Last year one of my parents made the decision to remove their child from mainstream education and homeschool them. Now this was because they felt they would be better suited to meet their child's SEN needs. A decision which seems fair enough on the surface. But I cannot express enough how heart broken I was for the child.

You see, at school the kids learn as much from each other as they do from me, their teacher. It is easy to make the assumption that all learning comes from the teacher, it makes sense, they are the lesson provider after all. But trust me when I say actual lessons make up about 40-50% of what children actually learn at school.

I've seen countless times where children have gone from social recluses (for want of a better term) to the most popular child in the class, simply because they have been exposed to social rules learnt organically from their classmates. I've seen kids learn from each other, teach each other and help each other grow. Ofsted themselves have a huge focus on peer influences and development.

I'm not saying their decision is wrong, it is afterall their personal choice, but I'm sad that the child will miss out on all those opportunities.

StarlightMcKenzee Tue 17-Oct-17 16:49:54

Grant I get that home education isn't a set model that you can know for certain what a child is or isn't getting. But I removed my child from school (a special school as it happens) to home educate.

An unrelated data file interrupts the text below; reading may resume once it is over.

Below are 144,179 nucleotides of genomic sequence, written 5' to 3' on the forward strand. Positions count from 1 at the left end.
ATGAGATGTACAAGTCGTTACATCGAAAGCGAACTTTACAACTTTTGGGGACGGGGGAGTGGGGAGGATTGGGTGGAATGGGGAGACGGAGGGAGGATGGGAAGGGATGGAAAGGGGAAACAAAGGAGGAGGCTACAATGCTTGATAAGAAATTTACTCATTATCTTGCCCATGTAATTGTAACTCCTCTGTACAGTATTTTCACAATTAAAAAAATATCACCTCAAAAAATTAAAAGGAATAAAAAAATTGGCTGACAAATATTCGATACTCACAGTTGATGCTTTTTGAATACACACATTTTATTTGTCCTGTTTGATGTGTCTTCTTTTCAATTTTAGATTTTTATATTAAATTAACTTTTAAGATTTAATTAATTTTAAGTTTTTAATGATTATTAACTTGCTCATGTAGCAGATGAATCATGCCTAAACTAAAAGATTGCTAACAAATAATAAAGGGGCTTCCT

According to independent assessment he made 2 years academic progress in that year but, wait for it, 2.5 years language and communication progress and social skills. He caught up with his mainstream peers and is now in an ASD unit in a mainstream school and due to start a mainstream secondary school.

Children can, and do, make phenomenal language and social skill progress when they can access their social environment in bite-sized, carefully chosen chunks, as well as through the opportunities to have long periods of 1:1 attention.

Schools cannot provide that level of tailored intervention, with the best will in the world. Some parents can't. But many, particularly those who have chosen to take a child out of school as a plan rather than a result of school refusal/failure, can.